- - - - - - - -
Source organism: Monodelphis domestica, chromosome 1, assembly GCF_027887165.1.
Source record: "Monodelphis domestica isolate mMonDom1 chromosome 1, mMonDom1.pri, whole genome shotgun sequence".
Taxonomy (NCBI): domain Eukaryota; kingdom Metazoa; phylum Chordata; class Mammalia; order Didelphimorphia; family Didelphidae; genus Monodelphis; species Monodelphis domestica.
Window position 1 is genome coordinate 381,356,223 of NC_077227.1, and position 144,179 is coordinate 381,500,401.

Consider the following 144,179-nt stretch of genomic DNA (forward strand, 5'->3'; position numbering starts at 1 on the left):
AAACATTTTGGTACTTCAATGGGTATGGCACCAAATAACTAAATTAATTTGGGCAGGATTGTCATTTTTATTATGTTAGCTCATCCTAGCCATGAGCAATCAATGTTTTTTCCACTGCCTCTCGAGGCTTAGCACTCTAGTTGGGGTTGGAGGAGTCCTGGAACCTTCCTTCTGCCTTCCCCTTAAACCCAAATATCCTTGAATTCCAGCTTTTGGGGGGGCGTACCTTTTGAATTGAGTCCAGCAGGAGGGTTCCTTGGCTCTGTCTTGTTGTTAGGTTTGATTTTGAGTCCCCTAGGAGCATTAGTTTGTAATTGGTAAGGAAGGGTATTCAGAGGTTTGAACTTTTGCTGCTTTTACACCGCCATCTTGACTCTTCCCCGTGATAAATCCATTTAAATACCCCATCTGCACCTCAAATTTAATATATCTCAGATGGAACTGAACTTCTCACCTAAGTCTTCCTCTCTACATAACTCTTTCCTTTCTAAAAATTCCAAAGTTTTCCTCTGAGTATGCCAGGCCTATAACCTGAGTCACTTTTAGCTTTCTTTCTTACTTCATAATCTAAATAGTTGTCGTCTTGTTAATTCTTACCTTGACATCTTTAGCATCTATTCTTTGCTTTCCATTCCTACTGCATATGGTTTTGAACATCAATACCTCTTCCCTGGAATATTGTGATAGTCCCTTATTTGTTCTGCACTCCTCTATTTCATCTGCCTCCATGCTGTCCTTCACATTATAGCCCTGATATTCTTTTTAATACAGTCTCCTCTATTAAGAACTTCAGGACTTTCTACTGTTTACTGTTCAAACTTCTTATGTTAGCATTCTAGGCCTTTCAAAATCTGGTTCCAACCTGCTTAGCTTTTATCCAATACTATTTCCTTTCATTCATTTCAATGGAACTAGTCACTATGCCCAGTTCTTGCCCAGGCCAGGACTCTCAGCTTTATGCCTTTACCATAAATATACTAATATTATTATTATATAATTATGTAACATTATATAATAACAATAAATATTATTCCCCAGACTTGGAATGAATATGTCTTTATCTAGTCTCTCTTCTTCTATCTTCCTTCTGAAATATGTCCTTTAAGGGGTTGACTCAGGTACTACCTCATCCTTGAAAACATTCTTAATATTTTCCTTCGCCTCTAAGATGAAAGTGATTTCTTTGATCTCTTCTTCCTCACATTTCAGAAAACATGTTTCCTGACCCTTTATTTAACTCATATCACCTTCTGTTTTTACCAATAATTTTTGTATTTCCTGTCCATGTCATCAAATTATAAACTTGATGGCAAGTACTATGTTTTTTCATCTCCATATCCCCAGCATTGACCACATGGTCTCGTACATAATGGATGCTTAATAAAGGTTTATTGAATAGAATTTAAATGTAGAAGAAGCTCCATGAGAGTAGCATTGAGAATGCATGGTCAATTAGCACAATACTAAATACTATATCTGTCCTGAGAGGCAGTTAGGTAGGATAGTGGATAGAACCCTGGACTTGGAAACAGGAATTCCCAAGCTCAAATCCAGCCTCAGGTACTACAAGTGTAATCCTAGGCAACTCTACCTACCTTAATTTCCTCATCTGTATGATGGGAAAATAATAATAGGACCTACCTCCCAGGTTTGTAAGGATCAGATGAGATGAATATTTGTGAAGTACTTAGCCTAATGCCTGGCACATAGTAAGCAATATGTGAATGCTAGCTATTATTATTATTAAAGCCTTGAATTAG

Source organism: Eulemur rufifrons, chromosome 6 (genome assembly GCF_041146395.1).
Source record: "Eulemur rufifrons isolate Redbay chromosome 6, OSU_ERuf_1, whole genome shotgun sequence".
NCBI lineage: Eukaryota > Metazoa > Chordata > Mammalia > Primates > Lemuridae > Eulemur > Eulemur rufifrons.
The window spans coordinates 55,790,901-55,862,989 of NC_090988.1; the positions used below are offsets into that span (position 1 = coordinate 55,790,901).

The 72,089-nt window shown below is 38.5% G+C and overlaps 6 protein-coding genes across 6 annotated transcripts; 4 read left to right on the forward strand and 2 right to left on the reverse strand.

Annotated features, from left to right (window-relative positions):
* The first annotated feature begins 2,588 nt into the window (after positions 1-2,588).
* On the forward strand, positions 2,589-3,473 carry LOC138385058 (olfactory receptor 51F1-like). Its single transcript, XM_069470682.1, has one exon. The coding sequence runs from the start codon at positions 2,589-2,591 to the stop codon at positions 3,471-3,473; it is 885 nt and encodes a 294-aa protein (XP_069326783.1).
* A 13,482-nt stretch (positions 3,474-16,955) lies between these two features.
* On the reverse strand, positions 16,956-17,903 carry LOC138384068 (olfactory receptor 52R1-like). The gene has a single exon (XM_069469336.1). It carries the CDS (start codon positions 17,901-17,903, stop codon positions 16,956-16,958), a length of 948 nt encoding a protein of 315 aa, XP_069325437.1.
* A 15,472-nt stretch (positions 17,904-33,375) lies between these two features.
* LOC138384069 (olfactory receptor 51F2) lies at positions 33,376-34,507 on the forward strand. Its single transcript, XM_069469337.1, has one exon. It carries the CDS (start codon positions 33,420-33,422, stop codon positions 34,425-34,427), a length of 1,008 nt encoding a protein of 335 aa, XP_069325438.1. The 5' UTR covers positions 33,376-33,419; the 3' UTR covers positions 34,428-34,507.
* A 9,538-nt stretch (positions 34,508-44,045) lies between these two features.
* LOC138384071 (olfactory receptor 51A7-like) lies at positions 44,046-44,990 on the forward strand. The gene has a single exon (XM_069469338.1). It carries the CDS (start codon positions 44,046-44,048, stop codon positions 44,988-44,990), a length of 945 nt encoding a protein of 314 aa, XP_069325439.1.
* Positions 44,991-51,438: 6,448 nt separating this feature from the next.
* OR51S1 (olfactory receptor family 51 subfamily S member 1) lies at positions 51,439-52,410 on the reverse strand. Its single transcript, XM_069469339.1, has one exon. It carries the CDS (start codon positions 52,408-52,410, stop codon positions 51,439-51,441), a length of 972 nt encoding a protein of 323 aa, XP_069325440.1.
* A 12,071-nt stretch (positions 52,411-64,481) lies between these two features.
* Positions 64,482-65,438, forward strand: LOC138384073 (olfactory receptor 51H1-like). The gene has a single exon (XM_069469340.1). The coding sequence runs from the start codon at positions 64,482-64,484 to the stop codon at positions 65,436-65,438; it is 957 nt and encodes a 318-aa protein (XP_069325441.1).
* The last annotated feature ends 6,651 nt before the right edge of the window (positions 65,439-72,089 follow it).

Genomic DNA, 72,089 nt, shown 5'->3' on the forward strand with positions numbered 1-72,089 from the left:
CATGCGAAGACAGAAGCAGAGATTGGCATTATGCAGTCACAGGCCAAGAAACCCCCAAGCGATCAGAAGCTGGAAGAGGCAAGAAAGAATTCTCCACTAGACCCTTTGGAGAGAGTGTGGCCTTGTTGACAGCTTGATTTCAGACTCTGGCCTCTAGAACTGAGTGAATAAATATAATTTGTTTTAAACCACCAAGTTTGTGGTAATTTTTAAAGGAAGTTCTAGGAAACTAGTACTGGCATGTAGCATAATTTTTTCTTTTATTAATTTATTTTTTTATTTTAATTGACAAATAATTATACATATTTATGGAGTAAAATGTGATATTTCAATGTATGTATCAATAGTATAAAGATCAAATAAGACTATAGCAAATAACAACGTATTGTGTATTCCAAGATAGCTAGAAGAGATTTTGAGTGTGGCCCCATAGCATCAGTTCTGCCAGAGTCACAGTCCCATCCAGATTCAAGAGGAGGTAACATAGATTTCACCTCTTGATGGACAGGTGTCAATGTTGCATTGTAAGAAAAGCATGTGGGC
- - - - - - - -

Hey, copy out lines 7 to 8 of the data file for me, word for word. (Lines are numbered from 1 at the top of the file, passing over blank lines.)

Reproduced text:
Source organism: Eulemur rufifrons, chromosome 6 (genome assembly GCF_041146395.1).
Source record: "Eulemur rufifrons isolate Redbay chromosome 6, OSU_ERuf_1, whole genome shotgun sequence".